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ENRG Elements set to renew Agadez uranium permits after Niger visit

ENRG Elements managing director Caroline Keats with Niger Minister for Mines, Commissaire Colonel Ousmane Abarchi. Credit: File

ENRG Elements (ASX: EEL) is soon expecting exploration permit renewals for its Agadez uranium project in Niger after receiving assurances of continued Government support for the mining industry during a recent visit to the country.

It comes after ENRG managing director Caroline Keats held meetings in Niger with Mines Department officials including the Minister for Mines, Commissaire Colonel Ousmane Abarchi. The company’s Agadez project includes three exploration permits in the Tim Mersoï Basin, which is one of the world’s most prospective uranium-producing areas.

In 2021, Niger was the world’s seventh-biggest uranium producer. The Tim Mersoï Basin contains one of the world’s biggest uranium reserves and is the fourth-biggest producer. It also hosts Africa’s highest grades and uranium tonnages in Africa.

ENRG obtained a two-year extension of the permits in 2022 following its acquisition of the ground earlier that year. They are slated to expire in November this year and the company has now applied for a renewal through to November 2027.

ENRG Elements has maintained a strong and positive relationship with the Niger Government since the company acquired the Agadez uranium project in 2022. The support we have received and the imminent grant of our permit renewals reaffirms our commitment to advancing the Agadez uranium project.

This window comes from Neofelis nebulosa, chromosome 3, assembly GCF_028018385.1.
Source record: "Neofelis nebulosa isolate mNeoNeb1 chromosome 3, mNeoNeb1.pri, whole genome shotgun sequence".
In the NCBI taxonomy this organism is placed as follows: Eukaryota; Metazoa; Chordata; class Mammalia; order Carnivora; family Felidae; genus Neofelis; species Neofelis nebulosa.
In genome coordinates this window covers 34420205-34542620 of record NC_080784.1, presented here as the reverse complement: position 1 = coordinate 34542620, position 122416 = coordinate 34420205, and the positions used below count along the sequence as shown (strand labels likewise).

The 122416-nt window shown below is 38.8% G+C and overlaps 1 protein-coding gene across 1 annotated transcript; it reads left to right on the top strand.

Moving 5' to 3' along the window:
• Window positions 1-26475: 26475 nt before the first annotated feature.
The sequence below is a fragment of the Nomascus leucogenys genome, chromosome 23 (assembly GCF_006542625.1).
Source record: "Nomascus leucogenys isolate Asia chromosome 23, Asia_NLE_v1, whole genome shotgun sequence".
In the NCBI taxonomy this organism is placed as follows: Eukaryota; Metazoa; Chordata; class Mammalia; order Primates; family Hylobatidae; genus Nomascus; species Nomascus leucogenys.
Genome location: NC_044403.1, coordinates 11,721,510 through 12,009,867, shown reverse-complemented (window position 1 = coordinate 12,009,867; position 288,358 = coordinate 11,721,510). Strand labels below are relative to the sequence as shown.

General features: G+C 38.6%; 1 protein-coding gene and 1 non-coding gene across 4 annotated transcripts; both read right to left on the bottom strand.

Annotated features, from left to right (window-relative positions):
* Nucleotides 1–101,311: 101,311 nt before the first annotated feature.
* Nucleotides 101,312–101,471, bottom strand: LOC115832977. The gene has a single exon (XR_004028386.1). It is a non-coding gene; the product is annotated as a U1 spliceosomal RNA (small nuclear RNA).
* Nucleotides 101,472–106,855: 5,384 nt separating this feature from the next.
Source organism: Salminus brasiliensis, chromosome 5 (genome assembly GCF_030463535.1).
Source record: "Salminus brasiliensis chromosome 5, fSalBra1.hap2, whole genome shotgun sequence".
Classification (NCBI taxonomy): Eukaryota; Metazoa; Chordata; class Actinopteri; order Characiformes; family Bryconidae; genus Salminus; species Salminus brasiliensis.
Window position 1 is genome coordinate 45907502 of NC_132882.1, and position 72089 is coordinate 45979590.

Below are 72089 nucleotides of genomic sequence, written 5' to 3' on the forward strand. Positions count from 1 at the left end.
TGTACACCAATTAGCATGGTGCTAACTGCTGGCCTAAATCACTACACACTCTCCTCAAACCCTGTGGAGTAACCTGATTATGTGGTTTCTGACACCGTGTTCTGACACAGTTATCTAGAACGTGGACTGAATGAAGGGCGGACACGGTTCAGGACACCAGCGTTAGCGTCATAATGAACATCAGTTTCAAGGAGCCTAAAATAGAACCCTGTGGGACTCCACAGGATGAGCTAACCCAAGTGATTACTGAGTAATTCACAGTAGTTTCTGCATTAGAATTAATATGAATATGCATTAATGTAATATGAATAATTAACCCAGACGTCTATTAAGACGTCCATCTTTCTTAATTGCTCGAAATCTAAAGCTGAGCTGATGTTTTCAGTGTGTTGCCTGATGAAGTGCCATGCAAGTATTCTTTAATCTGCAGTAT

ENRG Elements managing director Caroline Keats

Keats said the company was dedicated to contributing to the development of Niger’s mining sector at a “very exciting” time in the uranium sector.

Since its acquisition of the ground, ENRG has undertaken 5500m of drilling and increased the previous estimated mineral resource to an inferred 31.2 million tonnes at a grade of 315 parts per million uranium oxide for 21.5 million pounds between the surface and a depth of 37m.

Management says Agadez possesses similar geology to Orana SA’s Cominak Somair and Imouraren uranium mines and also to deposits held by Global Atomic and GoviEx Uranium. It says it has also recently been granted the 500-square-kilometre Tourouadji lithium exploration permit in Niger, about 70km from its Agadez tenements.

Just last month, ENRG revealed it had used radiometrics in ground surveys, in addition to a trenching program, to identify potentially-significant uranium mineralisation at Agadez . The company used hand-held radiation survey devices that provided readings up to 2900-times background levels, enabling preliminary identification of possible mineralised zones at the site within the Tim Mersoi Basin.

Management says it tested the highly-promising zones using radiometrics after past soil sampling assays and its 2009 geophysical airborne magnetic and radiometric surveys indicated several highly-prospective areas across its Takardeit area.

It will use the information from that work to plan further drilling and any updates to its resource modelling and estimates.

With results of that type starting to stack up and having senior Niger Government officials pledging personal support, ENRG appears to be able to continue its work with renewed confidence.

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